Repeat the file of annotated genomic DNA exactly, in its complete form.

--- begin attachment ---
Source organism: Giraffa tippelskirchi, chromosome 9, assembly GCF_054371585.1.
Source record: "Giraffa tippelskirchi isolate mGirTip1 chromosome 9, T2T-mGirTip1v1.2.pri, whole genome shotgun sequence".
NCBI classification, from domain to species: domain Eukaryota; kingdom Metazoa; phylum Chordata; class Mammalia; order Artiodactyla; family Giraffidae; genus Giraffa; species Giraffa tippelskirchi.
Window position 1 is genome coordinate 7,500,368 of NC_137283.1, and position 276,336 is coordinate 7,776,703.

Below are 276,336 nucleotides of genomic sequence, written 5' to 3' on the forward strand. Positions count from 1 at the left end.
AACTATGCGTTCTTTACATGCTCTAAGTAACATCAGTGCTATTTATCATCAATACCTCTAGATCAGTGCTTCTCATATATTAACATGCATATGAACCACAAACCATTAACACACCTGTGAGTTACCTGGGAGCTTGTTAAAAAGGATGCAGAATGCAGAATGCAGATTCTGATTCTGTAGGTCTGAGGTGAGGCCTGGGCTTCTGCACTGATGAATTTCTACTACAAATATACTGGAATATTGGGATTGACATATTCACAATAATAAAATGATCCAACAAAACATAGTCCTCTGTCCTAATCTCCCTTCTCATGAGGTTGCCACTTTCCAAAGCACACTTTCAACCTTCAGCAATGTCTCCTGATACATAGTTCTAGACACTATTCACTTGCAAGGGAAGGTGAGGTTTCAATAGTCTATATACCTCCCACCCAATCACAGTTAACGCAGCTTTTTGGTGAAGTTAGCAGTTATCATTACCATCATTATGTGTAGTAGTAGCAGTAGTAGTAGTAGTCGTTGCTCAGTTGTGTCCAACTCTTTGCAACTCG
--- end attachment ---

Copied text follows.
Source organism: Giraffa tippelskirchi, chromosome 9, assembly GCF_054371585.1.
Source record: "Giraffa tippelskirchi isolate mGirTip1 chromosome 9, T2T-mGirTip1v1.2.pri, whole genome shotgun sequence".
NCBI classification, from domain to species: domain Eukaryota; kingdom Metazoa; phylum Chordata; class Mammalia; order Artiodactyla; family Giraffidae; genus Giraffa; species Giraffa tippelskirchi.
Window position 1 is genome coordinate 7,500,368 of NC_137283.1, and position 276,336 is coordinate 7,776,703.

Below are 276,336 nucleotides of genomic sequence, written 5' to 3' on the forward strand. Positions count from 1 at the left end.
AACTATGCGTTCTTTACATGCTCTAAGTAACATCAGTGCTATTTATCATCAATACCTCTAGATCAGTGCTTCTCATATATTAACATGCATATGAACCACAAACCATTAACACACCTGTGAGTTACCTGGGAGCTTGTTAAAAAGGATGCAGAATGCAGAATGCAGATTCTGATTCTGTAGGTCTGAGGTGAGGCCTGGGCTTCTGCACTGATGAATTTCTACTACAAATATACTGGAATATTGGGATTGACATATTCACAATAATAAAATGATCCAACAAAACATAGTCCTCTGTCCTAATCTCCCTTCTCATGAGGTTGCCACTTTCCAAAGCACACTTTCAACCTTCAGCAATGTCTCCTGATACATAGTTCTAGACACTATTCACTTGCAAGGGAAGGTGAGGTTTCAATAGTCTATATACCTCCCACCCAATCACAGTTAACGCAGCTTTTTGGTGAAGTTAGCAGTTATCATTACCATCATTATGTGTAGTAGTAGCAGTAGTAGTAGTAGTCGTTGCTCAGTTGTGTCCAACTCTTTGCAACTCG